Many project owners and even development agencies focus on functionality and technology when gathering requirements for a custom web or mobile application. The problem with technology driving the requirements is that it often results in user goals being implemented differently to conform to some requirement or lack of feature in the chosen technology.
A better approach is to focus on users first. What do the users want to achieve? Once all the user requirements have been established you can make technology choices to best meet those requirements.
First step is to establish who your average user is. For an eCommerce project you would likely have a specific demographic in mind that will be interested in your product. This will be the “visitor” and the “customer” user. You might be managing the platform from the admin interface for the application so you will be the “admin” user.
Put together a profile of your average users first, who are they, what are they looking for and why. This will help focus your research. Then you need to reach out to these kind of people. How you reach out will depend on your demographic. A web survey might work, an email, letter or even inviting a group of them to your office for 1 on 1 interviews. Whatever works best for your project and demographic.
Some key questions to consider for your target group:
- Would you use a service like X?
- Would you pay for it?
- Can we add your email to our invite list so we can give you early access?
- Are you currently using anything similar?
- What do you love/hate about that similar service?
- What is a must have feature for a service like X?
Most of these are typical marketing questions with the goal of validating your service first. Once it is validated (or if you have already done market research) you can focus on what a user expects from your platform.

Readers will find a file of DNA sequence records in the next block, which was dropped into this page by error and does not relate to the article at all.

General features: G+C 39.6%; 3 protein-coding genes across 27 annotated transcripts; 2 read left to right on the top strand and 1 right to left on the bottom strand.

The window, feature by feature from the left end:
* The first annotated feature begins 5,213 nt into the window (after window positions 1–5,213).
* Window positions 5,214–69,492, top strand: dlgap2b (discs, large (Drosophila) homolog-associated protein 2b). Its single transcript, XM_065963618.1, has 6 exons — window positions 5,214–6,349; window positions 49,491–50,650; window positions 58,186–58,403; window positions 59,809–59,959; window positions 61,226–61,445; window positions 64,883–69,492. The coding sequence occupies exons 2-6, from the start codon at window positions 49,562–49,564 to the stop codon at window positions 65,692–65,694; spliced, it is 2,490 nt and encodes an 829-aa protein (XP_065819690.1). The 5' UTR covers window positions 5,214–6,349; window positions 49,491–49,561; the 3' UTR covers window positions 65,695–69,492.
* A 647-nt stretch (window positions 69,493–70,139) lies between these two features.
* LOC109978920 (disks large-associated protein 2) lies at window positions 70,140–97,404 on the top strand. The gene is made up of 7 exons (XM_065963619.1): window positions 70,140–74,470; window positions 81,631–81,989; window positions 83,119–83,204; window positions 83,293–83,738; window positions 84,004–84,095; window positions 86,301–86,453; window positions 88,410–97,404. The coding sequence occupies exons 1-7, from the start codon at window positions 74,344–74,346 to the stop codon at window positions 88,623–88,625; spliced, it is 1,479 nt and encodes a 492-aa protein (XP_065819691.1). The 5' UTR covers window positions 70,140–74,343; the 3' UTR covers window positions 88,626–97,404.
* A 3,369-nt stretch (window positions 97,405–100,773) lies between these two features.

Make sure to keep discussions with your users goal-oriented and not functional. It is perfectly acceptable for you to suggest requirements and then discuss with your target users. As long as you discuss and get confirmation. An assumed requirement is a bad requirement until it is validated.
Follow this format for your user requirements to ensure consistency and completeness:
As a [type of user],I want [a goal] so that [their reason].
Some examples for an eCommerce platform:
- As a visitor, I want a search to quickly find a specific product that I am looking for so that I don’t have to browse through lists of products I am not interested in.
- As a customer I want to be able to check-out quickly without registering so that I don’t want to have to create a new account for another website.
- As an admin i want to be able to export all sales so that I can import then into my accounting software.
Note that each requirement focusses on just 1 action or result. These are not long explanations that go over an entire page of features and breaking it down action by action helps to avoid missing anything. They also don’t need to go into too much detail, the goal should be clear as well as the reason but not every field and attribute needs to be included at this point.
Once you have collected, confirmed and documented all the user stories you will have a fairly strong big-picture view of the entire application. With these requirements you can make now make informed decisions on the best approach, platform and technologies for your project.